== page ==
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Monday, April 2, 2012

If We Don’t Pay Attention to the Past…

…we are bound to repeat the mistakes!

Ah…history. Lovely history.

What?!  You don’t feel that history is wonderful? Well, you’re not alone! History for me personally was always a boring subject in school. Memorize names and dates, take tests on said memorized information and then move on. And promptly forget it. That’s how it was done.

But I don’t feel that way now. I love history. I love it some much I tried to major in it in college {turns out I only got to minor in it but most of my studies were history centered}. I was fortunate to find an instructor that made history more interesting {mostly by his own personality, I might add} and the rest is, well, history. *wink*

Now I get to choose what we use for history, and that means I can find what is interesting. This week’s theme for the TOS Blog Cruise is “What is your favorite history resource?”

We use all mostly living books for our history study. The reason is they are just more interesting and we can recall the person and event better with these. We still don’t always get the date Winking smile

There is a plethora of free resources online that are history oriented but there are also some great for cost products that I think are great investments. Here are just a few of my favorites –I cannot be expected to choose just one!{free and cost}:

  • Of course my favorite resource of my favorites is most likely Ambleside Online because that’s where I go to first to find what books would be good to use for living books history.
  • Heritage History- this site offers books that can be read for free online or you can purchase ebooks (quite inexpensively). These are all books that were written prior to 1923. They also have full history curriculum- book lists, maps, summary; it’s all included!
  • Truth Quest History- although I’ve just recently been exposed to this curriculum, I’m liking it for it’s Biblical view of history. It also has given me more books to include in our studies- many of them ‘living’ books.
  • Book lists- there are a few here that I’ve found that I go back to when looking for good living books.
    • Paula’s Archive has living books listed by different time periods as well as some video supplements.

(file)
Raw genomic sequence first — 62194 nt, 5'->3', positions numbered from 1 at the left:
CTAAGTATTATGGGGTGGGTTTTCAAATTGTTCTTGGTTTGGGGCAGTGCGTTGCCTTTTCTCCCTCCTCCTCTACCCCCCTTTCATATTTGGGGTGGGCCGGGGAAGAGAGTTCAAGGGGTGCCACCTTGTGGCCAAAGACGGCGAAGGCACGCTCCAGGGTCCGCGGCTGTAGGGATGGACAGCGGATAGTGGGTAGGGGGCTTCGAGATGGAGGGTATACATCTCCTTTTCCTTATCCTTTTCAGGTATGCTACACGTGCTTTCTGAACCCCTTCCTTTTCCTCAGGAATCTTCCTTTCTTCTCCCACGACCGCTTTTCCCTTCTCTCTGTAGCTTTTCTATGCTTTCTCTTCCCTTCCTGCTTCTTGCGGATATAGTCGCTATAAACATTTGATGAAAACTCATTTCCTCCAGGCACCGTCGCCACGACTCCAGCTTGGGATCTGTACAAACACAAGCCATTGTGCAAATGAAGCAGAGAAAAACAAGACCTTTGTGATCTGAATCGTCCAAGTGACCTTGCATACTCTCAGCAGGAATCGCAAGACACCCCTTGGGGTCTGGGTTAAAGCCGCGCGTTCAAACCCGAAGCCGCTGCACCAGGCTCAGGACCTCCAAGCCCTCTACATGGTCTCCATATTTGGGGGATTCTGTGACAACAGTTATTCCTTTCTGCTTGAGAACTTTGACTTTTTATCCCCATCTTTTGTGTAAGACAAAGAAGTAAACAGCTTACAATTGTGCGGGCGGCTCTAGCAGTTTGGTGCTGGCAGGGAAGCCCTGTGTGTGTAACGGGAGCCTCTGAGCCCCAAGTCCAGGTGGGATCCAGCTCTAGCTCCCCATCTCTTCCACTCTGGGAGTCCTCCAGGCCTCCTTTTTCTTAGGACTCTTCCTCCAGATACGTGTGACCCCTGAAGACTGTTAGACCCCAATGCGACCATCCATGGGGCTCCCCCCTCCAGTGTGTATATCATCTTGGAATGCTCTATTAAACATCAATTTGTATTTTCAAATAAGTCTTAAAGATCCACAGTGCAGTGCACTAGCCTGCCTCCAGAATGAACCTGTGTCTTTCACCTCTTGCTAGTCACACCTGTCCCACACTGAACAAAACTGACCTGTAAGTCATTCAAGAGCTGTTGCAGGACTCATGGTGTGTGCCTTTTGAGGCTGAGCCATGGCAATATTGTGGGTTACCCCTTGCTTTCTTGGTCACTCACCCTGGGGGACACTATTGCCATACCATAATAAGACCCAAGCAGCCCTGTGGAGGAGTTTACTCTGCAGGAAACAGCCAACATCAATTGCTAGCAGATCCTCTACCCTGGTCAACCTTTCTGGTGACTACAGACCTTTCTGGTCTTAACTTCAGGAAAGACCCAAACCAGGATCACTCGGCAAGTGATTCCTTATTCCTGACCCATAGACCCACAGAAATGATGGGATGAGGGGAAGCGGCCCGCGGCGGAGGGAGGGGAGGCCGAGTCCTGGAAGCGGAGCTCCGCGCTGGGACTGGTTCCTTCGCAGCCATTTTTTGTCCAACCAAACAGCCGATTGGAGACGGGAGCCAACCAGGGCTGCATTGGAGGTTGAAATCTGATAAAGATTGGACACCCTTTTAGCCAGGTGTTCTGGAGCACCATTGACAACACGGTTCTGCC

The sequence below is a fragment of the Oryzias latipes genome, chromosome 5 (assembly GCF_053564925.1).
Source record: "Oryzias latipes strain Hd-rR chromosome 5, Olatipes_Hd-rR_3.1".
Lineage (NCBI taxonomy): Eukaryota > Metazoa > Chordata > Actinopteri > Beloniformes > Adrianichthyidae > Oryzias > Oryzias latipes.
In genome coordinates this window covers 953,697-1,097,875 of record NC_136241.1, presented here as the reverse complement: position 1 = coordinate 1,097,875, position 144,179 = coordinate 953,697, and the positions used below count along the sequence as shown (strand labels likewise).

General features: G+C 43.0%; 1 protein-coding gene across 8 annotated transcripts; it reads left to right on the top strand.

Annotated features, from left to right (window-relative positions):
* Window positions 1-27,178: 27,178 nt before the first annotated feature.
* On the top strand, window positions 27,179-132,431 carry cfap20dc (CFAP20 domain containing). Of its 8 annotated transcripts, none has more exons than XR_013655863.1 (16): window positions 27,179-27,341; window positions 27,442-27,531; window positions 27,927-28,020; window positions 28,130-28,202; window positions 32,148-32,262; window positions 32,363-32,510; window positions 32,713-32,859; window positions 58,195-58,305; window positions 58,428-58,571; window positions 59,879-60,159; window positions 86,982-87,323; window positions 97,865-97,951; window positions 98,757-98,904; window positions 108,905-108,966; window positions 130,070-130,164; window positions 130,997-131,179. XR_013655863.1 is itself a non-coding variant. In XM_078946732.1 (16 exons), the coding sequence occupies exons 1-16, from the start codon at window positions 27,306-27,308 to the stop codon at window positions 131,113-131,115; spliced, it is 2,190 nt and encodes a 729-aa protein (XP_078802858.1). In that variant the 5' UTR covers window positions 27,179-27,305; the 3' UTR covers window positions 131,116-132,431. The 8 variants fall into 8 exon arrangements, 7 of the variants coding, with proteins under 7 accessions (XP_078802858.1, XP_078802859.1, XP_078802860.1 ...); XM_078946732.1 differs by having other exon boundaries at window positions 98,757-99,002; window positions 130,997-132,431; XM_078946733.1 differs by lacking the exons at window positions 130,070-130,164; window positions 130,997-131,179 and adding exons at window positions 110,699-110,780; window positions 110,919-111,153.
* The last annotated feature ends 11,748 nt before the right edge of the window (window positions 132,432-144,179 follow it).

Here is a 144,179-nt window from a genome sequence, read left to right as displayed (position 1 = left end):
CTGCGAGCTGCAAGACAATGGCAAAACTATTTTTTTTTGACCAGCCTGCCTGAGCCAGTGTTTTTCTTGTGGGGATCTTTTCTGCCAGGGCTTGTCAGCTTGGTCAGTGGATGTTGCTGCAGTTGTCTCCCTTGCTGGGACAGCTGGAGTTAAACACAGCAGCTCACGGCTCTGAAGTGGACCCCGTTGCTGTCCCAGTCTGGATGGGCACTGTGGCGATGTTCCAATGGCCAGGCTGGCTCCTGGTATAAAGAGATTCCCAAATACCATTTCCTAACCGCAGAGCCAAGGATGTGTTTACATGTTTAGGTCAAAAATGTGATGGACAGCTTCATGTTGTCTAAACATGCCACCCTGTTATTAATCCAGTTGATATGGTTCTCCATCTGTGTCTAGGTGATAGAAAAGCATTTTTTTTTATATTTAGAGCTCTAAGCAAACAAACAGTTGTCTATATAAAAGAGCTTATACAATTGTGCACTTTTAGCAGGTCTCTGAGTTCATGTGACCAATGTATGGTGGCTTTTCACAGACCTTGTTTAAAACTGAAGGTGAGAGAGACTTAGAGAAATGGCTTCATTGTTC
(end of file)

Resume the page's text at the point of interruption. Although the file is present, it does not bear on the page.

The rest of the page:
• Penny Gardner is always a great resource for living books.
    • Bringing Up Learners has a resources list that I’ve used to find some good history books. They also offer a free curriculum utilizing the books on the list.
  • Websites:
    • History Matters- this is a very good resource for US History. It includes many personal accounts and primary documents throughout US history.
    • Primary Access- another site for primary documents. I’ve not used this very often {seem to forget it’s there!}.

And some closing thoughts (that I would like to think I would have had eventually *wink*):

"By dismissing the past or by giving it only cursory textbook treatment, modern education produces students whom T.S. Eliot called "provincials of time." These students regard the past with ignorant condescension, assuming that all its scant benefits, through some mysterious process of progressive evolution, have been retained, while its evils have for the most part been shed away. They are infected with the fever of progress, supposing that the mere passage of time acts like a great threshing machine, discarding the chaff and preserving the wheat. Whatever kernels of truth this world ever possessed are somewhere in the loaf now being proffered by science. Nor, in this condition, can the young stomach the medicine of the past, with its stern warnings and meticulous instructions for human improvement printed on the label. In a school predicated only upon science, the student can be nothing more than what he is. That, to be sure, can be developed- and human development results from yielding to certain inner patterns of truth (to which only the psychiatrist is privy), not from imposing the crushing obligations of a historical dogma or of an Ideal Type. The student is not asked to bear any responsibility for a past from which he is intellectually and existentially cut off."
David Hicks
Norms and Nobility (cited at Higher Up and Further In)

"The object of children's literary studies is not to give them precise information as to who wrote what in the reign of whom? -- but to give them a sense of the spaciousness of the days, not only of great Elizabeth, but of all those times of which poets, historians and the makers of tales, have left us living pictures. In such ways the children secure, not the sort of information which is of little cultural value, but wide spaces wherein imagination may take those holiday excursions deprived of which life is dreary; judgment, too, will turn over these folios of the mind and arrive at fairly just decisions about a given strike, the question of Poland, Indian Unrest. Every man is called upon to be a statesman seeing that every man and woman, too, has a share in the government of the country; but statesmanship requires imaginative conceptions, formed upon pretty wide reading 'and some familiarity with historical precedents. " --Charlotte Mason (cited at Charlotte Mason Helps)

Have a look at others favorite History resources by traveling along with the TOS Blog Cruise 4/3/12.

What are some of YOUR favorites?

2 comments:

  1. Cool! I'm checking out your good books resource sites.

    ReplyDelete
  2. Checking out a couple of the resource websites that I'm not familiar with!

    ReplyDelete

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